When Greg Williams, Department of Entomology, first started using drones to control mosquito populations, the focus was on larger machines that could spray pesticides over large swaths of land. Today, the approach has evolved to focus on smaller drones. They’re cheaper, easier to fly, and can be used for much more than spraying. In fact, most programs are interested in using them to find water in places that would be hard to reach or see otherwise, for example, if there’s a large marsh with 12-foot brush. Drones can not only find these mosquito-rich areas, but they can also drop larvicide tablets to treat individual pools pretty easily. Plus, they’re helping with research, Williams adds: “We’ve developed a float for the drones that allows us to land on the surface of the water and, using a camera, see the mosquitoes, and then pump them into a vial for identification.”
Before he began using drones to monitor New Jersey’s cranberry bogs, Peter Oudemans, Department of Plant Biology, used satellite imagery. But its low resolution left much to be desired. Today, drones provide a resolution so clear that Oudemans can literally count cranberries from a bird’s eye view. One way he’s harnessing this technology is in disease control and, specifically, a disease called fairy ring that grows about 45 centimeters per year in radius. “We can evaluate different ways to treat these rings and prevent them from killing off the cranberry bog,” he says. “We can assess progress from one year to the next by taking georeferenced images and comparing them over time.”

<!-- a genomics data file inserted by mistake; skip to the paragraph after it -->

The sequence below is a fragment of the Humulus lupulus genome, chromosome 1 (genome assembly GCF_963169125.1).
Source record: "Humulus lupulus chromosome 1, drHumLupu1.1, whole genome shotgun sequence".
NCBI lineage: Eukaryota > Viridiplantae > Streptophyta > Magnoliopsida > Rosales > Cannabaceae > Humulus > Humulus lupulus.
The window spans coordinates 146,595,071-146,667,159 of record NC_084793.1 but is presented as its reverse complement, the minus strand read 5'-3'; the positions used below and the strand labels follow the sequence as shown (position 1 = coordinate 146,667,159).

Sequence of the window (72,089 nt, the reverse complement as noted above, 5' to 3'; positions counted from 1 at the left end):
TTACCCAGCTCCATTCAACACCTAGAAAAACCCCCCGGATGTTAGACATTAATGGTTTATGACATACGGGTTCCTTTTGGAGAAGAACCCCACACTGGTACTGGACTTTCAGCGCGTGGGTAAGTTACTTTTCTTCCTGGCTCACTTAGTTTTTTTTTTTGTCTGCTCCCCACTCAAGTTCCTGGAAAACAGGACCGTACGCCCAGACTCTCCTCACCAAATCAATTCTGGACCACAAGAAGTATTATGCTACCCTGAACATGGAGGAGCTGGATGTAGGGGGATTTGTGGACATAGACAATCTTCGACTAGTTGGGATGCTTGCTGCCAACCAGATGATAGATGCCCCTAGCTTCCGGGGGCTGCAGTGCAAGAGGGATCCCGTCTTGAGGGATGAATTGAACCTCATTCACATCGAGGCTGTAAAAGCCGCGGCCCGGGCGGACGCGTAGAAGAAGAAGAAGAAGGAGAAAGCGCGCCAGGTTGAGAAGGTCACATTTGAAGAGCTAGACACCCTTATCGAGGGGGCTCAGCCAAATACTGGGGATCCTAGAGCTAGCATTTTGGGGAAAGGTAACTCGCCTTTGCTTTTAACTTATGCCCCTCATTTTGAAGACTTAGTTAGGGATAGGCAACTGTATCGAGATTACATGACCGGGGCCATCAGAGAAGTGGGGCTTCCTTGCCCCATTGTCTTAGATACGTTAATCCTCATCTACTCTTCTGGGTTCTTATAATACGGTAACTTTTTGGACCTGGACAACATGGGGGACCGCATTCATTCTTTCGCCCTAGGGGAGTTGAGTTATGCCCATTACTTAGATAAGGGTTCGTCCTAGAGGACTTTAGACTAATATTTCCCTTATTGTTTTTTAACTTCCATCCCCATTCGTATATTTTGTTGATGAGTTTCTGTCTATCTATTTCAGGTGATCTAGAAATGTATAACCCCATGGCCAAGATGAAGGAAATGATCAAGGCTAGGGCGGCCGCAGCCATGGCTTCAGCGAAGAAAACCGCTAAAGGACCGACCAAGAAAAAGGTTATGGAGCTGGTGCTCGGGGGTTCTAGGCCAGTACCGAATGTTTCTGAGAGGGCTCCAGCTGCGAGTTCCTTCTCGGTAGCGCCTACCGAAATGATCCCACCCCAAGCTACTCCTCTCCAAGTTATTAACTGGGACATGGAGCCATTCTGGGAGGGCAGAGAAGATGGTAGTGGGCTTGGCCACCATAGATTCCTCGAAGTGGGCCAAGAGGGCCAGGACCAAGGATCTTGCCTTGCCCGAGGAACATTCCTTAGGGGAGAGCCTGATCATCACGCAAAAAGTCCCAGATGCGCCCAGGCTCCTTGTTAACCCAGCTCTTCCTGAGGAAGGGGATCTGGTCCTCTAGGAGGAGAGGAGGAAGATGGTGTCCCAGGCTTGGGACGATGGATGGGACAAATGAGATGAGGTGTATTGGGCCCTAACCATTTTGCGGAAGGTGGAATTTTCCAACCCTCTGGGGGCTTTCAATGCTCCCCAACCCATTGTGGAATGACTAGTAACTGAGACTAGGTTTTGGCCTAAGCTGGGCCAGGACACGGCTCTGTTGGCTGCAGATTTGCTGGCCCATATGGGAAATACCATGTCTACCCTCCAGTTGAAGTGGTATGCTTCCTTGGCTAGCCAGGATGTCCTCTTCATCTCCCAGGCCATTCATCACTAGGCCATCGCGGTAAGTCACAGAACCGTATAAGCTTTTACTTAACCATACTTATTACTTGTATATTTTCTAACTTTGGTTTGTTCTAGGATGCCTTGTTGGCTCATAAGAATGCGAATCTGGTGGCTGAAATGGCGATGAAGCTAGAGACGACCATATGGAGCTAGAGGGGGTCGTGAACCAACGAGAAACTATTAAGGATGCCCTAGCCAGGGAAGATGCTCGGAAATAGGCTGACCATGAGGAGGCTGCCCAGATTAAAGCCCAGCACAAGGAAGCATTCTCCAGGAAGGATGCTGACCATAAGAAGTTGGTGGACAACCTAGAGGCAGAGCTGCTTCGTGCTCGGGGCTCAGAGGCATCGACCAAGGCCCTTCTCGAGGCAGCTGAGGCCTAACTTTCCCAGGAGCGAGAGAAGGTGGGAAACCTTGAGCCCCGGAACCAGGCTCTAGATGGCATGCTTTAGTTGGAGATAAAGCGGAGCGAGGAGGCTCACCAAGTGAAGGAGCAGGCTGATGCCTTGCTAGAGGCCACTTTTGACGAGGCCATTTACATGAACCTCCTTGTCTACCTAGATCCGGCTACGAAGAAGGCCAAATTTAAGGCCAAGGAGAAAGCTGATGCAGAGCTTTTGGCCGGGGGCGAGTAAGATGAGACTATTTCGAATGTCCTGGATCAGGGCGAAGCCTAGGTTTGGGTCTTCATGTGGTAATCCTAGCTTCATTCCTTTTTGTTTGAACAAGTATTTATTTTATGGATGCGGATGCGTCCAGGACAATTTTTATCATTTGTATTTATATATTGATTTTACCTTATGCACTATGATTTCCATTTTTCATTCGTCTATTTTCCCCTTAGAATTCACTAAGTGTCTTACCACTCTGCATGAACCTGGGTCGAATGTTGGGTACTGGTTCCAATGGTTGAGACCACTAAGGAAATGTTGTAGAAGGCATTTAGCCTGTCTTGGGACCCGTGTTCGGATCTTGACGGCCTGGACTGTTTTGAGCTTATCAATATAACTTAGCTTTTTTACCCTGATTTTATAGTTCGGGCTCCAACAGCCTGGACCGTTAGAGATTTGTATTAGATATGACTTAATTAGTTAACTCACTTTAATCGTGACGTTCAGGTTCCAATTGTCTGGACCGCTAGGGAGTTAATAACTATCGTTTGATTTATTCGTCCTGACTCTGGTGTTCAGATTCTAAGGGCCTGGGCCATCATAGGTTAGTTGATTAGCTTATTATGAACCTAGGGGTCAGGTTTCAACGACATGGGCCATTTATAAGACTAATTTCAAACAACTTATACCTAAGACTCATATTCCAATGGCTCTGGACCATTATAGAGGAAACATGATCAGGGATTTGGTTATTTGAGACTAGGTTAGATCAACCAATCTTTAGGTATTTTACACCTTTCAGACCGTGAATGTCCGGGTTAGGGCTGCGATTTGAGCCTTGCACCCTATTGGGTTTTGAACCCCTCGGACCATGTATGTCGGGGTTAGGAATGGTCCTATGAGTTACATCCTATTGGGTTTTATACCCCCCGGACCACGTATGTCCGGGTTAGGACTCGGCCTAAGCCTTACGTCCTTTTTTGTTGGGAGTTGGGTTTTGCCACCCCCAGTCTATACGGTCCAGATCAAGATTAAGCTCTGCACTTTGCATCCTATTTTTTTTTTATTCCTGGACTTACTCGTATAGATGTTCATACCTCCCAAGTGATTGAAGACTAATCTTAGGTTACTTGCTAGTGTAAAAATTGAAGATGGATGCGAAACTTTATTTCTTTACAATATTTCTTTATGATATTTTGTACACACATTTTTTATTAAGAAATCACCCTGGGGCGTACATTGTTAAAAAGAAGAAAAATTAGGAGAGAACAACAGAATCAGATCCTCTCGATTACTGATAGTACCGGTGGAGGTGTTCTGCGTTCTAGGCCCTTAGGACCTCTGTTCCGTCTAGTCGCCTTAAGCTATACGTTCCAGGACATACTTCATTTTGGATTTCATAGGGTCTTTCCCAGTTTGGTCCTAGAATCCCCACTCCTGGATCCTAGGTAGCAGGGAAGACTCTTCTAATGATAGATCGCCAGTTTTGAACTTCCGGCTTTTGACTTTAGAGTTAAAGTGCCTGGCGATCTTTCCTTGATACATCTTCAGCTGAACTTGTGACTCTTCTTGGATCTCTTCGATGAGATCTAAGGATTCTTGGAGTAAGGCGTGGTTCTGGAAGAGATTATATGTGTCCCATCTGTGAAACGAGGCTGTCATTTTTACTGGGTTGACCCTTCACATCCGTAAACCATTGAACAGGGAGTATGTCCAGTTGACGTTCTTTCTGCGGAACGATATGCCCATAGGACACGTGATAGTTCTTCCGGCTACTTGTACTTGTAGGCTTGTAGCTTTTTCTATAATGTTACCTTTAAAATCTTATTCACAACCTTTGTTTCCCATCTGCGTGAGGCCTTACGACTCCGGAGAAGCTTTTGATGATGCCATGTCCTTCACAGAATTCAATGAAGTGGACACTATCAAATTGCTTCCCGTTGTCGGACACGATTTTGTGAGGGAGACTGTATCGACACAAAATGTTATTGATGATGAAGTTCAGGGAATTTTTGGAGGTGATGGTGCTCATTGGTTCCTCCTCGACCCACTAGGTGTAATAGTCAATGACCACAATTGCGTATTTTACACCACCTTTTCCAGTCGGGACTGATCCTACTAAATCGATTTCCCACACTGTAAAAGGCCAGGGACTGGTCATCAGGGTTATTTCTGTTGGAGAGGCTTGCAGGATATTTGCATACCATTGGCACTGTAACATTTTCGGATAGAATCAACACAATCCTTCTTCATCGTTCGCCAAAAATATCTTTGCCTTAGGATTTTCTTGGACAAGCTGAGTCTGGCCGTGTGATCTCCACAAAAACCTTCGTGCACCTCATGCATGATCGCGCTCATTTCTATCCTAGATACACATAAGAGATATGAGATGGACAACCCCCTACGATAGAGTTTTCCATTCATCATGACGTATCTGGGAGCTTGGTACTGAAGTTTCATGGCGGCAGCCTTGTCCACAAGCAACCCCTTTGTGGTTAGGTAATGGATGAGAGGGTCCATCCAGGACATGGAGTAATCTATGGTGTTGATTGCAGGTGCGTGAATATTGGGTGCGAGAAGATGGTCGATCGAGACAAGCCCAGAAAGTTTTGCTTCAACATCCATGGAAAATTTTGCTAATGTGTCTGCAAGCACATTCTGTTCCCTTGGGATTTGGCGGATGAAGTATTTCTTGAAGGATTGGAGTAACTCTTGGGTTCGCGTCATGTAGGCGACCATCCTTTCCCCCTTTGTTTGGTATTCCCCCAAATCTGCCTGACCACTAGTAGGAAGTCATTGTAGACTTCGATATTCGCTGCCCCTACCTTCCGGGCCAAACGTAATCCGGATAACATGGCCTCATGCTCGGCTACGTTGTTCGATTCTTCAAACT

It started when Hugh Roarty, Department of Marine and Coastal Sciences, spotted a newspaper article reporting that Long Branch lifeguards wanted to integrate drones into their lifesaving operations. He met with them, and gathered their wish list: drones that could carry a camera to gather information on where a rescue is needed, be able to communicate with someone in distress, and drop a life vest. Currently, Roarty’s prototype is able to do all but communicate (finding a speaker that’s light enough to fit on a drone but loud enough to overcome the noise of the drone is proving to be a challenge). Still, he thinks the prototype is viable for the market; it’s able to perform reconnaissance, drop a life vest, and cut rescue response time by over a minute.
Editor’s Note: this article originally appeared in the fall 2017 edition of Explorations.